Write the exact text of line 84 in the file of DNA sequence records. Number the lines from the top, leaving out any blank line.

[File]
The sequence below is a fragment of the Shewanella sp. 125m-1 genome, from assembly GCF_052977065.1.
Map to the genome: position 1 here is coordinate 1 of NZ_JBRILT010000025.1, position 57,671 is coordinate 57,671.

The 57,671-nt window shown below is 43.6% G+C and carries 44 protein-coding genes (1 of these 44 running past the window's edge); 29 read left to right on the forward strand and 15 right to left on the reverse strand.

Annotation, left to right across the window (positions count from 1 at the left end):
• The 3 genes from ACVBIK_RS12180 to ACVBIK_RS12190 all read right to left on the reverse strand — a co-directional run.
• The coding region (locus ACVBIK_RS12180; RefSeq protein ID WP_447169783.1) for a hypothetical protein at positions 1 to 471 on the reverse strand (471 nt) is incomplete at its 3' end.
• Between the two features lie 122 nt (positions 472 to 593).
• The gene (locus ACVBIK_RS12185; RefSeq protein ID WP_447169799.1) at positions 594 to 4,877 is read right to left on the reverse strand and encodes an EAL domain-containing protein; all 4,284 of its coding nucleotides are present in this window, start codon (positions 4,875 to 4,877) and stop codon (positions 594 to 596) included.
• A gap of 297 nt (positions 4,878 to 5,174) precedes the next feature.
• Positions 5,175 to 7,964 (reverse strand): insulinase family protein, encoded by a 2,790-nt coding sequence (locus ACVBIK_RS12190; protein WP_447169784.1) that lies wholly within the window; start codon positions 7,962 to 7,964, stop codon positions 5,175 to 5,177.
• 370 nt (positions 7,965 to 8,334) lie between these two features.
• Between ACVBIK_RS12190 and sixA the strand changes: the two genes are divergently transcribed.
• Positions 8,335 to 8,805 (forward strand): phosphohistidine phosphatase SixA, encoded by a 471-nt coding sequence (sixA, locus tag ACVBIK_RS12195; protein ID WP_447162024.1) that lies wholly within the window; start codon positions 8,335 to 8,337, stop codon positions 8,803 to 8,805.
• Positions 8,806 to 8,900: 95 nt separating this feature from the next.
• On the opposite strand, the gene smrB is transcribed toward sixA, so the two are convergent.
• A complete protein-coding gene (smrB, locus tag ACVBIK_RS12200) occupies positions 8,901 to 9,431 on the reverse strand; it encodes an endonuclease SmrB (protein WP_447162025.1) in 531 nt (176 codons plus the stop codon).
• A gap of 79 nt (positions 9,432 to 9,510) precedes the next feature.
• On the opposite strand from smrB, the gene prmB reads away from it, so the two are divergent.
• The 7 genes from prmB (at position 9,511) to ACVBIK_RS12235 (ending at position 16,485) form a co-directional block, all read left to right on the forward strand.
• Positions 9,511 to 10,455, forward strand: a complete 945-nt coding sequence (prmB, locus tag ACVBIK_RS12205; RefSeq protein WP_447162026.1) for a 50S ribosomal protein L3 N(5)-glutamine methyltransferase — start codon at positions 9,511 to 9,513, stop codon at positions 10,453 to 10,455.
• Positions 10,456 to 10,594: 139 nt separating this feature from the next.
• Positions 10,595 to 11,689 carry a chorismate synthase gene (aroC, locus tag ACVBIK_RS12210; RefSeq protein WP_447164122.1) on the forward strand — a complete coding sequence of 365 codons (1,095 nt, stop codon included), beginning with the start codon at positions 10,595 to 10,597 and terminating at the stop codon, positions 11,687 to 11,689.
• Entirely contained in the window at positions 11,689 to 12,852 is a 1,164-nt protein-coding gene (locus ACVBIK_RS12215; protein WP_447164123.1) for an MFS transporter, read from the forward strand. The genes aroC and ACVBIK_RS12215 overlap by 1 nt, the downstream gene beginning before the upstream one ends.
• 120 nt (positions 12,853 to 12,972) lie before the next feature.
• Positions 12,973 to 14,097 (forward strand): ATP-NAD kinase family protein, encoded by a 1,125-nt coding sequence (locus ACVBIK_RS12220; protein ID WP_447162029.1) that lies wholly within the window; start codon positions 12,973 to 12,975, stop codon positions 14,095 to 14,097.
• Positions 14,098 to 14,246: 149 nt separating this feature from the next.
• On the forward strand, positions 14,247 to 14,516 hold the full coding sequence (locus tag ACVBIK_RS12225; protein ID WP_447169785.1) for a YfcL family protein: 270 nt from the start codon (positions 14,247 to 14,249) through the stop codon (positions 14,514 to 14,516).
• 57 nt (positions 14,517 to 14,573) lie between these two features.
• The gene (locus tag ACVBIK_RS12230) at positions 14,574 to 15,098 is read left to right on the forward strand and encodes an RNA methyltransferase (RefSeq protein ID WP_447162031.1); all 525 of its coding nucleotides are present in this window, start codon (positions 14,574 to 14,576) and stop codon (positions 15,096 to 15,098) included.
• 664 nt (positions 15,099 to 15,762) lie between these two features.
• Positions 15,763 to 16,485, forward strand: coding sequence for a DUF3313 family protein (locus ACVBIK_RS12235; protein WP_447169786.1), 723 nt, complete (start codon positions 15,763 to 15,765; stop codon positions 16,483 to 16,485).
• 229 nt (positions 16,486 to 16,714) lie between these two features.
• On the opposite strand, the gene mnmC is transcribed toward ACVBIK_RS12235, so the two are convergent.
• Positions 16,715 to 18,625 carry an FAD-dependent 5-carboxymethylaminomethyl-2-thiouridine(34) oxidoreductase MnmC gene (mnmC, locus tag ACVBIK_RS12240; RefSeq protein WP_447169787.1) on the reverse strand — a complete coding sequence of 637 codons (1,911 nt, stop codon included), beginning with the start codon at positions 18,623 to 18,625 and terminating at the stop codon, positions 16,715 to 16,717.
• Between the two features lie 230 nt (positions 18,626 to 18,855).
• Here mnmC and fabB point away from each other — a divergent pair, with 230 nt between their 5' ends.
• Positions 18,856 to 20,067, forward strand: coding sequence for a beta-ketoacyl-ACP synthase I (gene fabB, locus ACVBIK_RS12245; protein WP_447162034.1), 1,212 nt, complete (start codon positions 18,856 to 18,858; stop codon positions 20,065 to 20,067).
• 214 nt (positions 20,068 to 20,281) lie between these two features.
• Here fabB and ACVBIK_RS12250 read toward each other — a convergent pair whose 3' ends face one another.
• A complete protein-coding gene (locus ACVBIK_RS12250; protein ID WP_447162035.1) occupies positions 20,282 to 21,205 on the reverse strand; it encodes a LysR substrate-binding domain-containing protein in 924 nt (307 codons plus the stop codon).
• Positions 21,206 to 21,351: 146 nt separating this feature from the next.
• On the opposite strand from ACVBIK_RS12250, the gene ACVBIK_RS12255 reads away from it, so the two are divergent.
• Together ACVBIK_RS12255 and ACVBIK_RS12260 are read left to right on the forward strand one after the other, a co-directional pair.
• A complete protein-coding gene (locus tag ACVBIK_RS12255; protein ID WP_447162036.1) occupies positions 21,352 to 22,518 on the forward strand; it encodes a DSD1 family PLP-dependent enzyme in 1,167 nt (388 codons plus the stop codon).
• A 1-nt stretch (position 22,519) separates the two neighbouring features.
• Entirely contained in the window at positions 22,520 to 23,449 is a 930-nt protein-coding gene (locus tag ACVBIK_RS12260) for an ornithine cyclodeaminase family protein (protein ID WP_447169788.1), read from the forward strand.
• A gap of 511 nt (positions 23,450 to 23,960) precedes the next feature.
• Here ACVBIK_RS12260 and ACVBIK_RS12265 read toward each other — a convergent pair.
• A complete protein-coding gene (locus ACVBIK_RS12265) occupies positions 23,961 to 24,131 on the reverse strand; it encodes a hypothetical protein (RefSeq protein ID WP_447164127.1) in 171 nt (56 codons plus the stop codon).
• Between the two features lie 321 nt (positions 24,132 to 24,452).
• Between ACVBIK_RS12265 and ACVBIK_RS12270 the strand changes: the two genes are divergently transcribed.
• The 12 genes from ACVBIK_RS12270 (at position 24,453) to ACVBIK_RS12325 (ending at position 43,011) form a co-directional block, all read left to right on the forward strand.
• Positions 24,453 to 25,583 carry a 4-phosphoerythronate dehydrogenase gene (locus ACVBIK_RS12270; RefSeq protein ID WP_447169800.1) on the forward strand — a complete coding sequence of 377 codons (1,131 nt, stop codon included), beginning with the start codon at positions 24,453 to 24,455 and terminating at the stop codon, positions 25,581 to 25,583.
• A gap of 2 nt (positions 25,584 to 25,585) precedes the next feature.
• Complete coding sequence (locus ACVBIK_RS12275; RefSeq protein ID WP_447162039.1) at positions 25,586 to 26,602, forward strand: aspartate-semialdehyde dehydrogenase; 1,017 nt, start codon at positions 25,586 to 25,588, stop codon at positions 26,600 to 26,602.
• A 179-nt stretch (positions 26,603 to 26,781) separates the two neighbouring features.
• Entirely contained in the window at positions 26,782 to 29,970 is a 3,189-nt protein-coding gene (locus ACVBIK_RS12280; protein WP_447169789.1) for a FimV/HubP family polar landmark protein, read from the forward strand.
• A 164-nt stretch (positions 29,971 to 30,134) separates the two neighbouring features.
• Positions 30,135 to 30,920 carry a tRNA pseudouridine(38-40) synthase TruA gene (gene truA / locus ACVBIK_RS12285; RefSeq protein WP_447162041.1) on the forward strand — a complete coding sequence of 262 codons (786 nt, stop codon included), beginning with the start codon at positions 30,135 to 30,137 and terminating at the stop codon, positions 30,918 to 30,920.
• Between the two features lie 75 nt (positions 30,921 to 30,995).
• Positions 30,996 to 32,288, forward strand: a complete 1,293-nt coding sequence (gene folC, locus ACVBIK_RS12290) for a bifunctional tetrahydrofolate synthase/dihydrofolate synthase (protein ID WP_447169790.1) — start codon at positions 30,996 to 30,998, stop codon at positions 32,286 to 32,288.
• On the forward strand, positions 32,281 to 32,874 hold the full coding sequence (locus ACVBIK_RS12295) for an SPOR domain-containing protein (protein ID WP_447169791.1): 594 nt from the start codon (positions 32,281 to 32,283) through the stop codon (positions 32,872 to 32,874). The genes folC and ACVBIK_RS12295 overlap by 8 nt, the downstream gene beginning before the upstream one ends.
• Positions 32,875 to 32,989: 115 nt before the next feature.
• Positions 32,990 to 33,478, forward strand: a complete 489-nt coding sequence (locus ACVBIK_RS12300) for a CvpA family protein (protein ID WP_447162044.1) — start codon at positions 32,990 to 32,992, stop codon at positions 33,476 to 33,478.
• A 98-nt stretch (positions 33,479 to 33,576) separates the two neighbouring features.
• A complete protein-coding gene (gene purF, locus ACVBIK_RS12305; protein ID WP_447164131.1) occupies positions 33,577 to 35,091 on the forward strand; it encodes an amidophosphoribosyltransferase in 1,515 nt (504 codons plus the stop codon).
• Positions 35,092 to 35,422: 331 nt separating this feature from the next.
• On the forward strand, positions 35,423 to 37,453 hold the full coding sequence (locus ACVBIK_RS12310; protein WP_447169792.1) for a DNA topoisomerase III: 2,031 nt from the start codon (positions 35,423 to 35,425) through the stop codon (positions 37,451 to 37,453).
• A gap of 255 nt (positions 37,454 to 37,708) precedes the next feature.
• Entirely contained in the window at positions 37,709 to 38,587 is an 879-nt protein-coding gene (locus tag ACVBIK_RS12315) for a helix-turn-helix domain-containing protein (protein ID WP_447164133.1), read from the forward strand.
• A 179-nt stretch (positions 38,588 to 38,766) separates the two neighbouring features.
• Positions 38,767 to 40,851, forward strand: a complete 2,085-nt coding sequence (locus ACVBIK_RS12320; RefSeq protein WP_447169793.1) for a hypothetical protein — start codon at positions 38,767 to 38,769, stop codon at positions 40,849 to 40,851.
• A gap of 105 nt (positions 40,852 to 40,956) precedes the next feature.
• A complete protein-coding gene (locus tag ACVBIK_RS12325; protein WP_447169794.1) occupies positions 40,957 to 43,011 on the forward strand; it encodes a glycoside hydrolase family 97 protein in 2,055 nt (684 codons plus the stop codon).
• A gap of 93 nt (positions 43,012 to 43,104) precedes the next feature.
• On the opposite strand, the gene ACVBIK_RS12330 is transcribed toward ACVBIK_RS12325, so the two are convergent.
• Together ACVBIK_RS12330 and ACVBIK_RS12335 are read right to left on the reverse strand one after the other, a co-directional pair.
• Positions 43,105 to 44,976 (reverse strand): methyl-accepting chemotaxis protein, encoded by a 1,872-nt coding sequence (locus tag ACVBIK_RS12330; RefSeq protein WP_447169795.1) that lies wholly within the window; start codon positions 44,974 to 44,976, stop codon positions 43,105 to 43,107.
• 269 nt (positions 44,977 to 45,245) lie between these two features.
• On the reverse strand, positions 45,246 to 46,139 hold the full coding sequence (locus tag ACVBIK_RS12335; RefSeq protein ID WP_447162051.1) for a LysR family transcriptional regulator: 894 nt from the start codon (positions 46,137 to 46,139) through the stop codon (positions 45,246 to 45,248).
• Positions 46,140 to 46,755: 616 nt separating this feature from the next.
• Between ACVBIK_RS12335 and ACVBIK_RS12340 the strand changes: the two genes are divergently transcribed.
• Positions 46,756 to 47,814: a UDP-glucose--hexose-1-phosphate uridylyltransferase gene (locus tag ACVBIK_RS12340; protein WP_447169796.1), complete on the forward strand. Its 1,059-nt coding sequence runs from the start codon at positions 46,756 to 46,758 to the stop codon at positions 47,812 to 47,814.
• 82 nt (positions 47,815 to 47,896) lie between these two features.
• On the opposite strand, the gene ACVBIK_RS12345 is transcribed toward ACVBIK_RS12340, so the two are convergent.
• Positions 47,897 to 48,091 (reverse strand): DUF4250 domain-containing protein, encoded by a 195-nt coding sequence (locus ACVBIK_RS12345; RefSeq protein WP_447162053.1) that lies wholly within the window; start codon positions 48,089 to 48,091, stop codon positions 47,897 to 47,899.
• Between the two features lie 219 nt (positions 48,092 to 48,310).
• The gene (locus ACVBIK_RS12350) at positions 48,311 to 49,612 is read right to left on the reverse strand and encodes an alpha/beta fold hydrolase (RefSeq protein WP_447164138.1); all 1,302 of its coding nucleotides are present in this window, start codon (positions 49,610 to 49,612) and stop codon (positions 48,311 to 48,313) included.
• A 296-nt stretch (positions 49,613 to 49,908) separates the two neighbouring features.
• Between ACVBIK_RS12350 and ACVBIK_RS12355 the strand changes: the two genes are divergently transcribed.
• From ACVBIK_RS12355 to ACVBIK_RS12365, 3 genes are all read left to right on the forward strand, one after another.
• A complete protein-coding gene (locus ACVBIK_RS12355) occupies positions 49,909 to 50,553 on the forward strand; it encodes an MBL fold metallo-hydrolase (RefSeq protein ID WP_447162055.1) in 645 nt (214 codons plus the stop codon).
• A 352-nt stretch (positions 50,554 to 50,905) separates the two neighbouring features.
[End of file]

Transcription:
• 82 nt (positions 47,815 to 47,896) lie between these two features.